Impact of Substance Use on the Youth Social Life

Topics: Drug addiction, Addiction, Drug Pages: 12 (3138 words) Published: April 11, 2013
Chapter I
Alcohol and other drug use among our nation’s youth remains a major public health problem (CDC, 2012).  Substance use and abuse can increase the risk for injuries, violence, HIV infection, and other diseases (Centers for Disease Control and Prevention, 2012) . A number of environmental risk factors have been implicated in the development of adolescent alcohol and drug use behaviors (Nation, M., & Heflinger, C. 2006). During the past, more than a few years there has been a national concern about drug abuse, culminating in the current "war on drugs" (American Psychologist, 1989). Young people who persistently abuse substances often experience an collection of problems, including academic difficulties, health-related problems (including mental health), and behavior (Ann H. Crowe, 1998) . A study conducted in 1988 in Washington, D.C., found youth who sell and used drugs were more likely to commit crimes than those who only sold drugs or only used drugs (Altschuler and Brounstein, 1998).

Substance use has a major impact on individuals, families, and communities ( Healthy People. Gov, 2012). The effects of substance abuse are cumulative, radically contributing to valuable social, physical, mental, and public health problems (US Department of Health and Human Services (HHS), Office of Disease Prevention and Health Promotion. Healthy People 2010 midcourse review, 2012 ). Drinking and drug use have been linked to motor vehicle accidents, fighting, challenging relationships and social interactions, and various diseases (Family Adolescence and Youth, 2007). Like self-injurious behaviors, the frequency of alcohol and cigarette use has decreased over the last few years, but however continues to be serious risks to adolescent health(Family and Adolescence & Youth, 2007). Illicit drug use is both a health and public concern because of the obvious negative physical effects it has on users (FamilySolutionSteenHelp,2012). Effects of illicit drug use include brain damage and damage to major physical organs (Adolescence & Youth, 2007).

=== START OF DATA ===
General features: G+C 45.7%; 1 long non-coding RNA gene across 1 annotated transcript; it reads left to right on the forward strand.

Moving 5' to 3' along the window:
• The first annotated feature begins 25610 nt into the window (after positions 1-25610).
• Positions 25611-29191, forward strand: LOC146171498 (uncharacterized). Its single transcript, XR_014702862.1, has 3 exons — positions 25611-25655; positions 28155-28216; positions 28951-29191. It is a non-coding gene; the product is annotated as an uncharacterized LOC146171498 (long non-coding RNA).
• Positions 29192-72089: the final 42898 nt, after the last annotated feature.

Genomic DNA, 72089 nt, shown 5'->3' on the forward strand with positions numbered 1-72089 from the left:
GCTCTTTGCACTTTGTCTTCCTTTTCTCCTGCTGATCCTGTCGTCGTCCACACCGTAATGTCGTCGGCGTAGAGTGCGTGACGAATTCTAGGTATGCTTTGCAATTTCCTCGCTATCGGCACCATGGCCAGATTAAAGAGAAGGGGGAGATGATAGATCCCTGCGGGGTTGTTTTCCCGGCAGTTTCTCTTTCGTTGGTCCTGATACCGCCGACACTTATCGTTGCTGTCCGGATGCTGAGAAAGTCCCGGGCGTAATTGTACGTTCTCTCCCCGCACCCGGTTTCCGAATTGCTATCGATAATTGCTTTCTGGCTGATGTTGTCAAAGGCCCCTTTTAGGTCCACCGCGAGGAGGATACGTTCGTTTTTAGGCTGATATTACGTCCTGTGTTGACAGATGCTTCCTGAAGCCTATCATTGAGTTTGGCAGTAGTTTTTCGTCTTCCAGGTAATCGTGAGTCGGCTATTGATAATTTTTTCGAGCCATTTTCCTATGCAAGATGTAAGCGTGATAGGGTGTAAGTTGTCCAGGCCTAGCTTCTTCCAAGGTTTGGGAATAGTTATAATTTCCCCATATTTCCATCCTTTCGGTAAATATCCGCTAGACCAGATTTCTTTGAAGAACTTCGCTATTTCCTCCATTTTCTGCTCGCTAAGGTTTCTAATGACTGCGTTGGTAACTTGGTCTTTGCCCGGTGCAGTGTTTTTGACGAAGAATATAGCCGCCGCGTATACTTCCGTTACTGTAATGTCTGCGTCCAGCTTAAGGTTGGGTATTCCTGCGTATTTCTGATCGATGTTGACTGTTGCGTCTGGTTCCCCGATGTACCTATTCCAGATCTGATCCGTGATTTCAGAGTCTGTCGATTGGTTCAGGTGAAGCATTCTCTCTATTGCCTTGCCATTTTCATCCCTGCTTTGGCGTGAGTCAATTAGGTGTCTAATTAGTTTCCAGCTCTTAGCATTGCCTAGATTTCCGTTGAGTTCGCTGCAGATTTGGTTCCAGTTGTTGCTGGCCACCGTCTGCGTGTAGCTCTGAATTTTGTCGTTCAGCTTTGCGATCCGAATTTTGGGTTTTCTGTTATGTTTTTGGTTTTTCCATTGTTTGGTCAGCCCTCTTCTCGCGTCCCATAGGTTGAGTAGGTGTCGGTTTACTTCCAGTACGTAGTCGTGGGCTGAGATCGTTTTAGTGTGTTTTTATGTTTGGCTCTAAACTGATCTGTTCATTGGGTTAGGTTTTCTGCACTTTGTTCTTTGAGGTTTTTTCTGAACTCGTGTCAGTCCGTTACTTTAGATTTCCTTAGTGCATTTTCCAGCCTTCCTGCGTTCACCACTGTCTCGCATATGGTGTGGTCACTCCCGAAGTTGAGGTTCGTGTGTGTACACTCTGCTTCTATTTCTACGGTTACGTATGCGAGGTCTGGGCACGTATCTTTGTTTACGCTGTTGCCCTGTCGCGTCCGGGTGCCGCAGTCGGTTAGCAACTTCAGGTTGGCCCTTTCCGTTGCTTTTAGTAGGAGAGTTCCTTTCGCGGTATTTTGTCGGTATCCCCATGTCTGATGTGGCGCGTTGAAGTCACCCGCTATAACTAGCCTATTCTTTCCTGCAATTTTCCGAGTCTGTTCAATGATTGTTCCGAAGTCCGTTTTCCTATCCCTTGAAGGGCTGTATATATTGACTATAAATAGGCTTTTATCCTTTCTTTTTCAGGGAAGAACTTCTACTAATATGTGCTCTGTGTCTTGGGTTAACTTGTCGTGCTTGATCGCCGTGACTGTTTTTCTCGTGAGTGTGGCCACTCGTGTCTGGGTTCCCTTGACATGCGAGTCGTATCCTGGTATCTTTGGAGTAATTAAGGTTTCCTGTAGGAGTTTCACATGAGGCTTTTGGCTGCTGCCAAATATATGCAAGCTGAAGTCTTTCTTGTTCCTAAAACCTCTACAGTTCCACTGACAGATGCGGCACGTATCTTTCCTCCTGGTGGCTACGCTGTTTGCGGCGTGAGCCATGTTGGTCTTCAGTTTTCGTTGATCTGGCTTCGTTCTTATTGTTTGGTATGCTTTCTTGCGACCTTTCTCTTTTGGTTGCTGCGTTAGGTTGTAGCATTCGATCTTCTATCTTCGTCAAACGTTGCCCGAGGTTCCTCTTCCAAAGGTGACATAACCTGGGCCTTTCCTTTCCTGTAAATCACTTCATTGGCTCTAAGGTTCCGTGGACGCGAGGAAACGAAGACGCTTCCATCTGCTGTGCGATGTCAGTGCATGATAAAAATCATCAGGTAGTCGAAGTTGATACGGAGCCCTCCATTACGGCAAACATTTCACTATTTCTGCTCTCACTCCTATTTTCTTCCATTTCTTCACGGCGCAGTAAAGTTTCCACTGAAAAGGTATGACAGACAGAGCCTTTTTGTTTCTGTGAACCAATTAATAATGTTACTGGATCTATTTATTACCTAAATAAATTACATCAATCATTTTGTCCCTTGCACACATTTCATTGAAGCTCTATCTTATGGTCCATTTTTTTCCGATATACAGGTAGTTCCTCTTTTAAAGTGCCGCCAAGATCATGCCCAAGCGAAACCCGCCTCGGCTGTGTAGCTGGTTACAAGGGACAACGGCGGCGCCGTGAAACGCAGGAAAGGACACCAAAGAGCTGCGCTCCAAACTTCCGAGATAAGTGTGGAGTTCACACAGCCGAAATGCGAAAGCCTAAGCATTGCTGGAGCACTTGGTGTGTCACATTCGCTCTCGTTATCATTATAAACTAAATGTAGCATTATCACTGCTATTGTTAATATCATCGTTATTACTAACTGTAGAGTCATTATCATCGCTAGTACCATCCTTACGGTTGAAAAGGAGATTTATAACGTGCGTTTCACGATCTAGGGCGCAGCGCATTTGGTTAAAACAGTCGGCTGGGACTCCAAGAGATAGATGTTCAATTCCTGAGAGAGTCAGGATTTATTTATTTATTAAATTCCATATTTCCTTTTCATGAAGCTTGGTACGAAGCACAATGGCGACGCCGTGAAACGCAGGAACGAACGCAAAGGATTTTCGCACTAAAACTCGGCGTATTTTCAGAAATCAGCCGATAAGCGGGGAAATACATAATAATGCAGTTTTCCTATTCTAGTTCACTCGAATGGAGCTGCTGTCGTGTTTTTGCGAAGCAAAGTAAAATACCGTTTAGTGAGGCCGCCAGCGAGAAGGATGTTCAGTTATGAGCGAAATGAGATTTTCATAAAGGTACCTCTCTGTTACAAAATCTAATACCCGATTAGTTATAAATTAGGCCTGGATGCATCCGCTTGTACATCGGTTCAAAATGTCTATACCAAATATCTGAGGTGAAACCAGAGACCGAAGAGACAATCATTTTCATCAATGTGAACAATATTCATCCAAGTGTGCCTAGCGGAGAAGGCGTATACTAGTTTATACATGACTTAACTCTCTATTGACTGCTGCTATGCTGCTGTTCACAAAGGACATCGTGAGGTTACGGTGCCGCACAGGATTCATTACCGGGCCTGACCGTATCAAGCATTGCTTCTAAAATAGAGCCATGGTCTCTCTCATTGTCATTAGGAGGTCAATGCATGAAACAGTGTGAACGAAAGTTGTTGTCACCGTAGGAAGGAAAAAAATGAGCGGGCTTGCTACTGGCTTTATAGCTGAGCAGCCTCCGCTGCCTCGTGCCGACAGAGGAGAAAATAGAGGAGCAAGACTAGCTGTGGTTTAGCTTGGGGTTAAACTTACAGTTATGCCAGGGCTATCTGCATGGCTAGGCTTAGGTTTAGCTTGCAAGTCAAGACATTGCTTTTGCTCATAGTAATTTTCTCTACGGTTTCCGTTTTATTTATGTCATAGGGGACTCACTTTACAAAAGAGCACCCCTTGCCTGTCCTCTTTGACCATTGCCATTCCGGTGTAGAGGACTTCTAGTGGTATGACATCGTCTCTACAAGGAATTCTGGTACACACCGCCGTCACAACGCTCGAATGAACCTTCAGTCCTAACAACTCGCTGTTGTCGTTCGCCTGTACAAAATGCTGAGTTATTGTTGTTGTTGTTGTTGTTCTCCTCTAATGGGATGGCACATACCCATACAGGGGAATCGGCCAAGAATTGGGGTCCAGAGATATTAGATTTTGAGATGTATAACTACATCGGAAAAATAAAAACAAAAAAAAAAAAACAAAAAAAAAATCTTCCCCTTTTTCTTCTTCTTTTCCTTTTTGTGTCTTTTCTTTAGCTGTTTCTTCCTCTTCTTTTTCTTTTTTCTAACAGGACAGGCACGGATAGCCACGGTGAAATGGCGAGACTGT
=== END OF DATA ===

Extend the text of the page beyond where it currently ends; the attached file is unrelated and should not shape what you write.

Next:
It also has been linked to a host of other health compromising behaviors such as risky driving, rendezvous in high-risk sexual behaviors, and violence (Adolescence & Youth, 2007). Substance use has become a serious concern, although there are many ways of viewing adolescent substance use (Journal of Dug Education 2008) . The family influences has been established as one of the strongest sources of risk and protection ( Journal of Drug Education, Pub Med. Gov. 2008). A review of the literatures indicated relevant theories for understanding adolescent substance use and specific family-based variables influencing adolescent substance use (Journal of Drug Educ. 2008). In general, there seems to be a relationship between adolescent substance use and family-based risk and protective factors. Alcohol and drug abuse is a leading cause of teen death or injury related to car crashes, suicides, violence, and drowning. Both alcohol and tobacco use are common among teenagers in the United States. According to results of a 1999 survey (Johnston et al. 2000), 24 percent of 8th graders, 40 percent of 10th graders, and 51 percent of 12th graders reported drinking alcohol within the past month ( Linda Blaser, 2012 ). For example, according to the study’s findings, 18 percent of 8th graders, 26 percent of 10th graders, and 35 percent of 12th graders reported smoking cigarettes during the months before the survey, and only 8 percent of 8th graders, 16 percent of 10th graders, and 23 percent of 12th graders reported smoking cigarettes on a daily basis (Johnston, L. D., O'Malley, P. M., Bachman, J. G., & Schulenberg, J. E. , 2012). These survey results indicate that the prevalence of both alcohol use and tobacco use increases with age. Therefore, prevention programs should target youth before or during junior high school. The compulsive use of drugs and alcohol by teenagers is one of the most...
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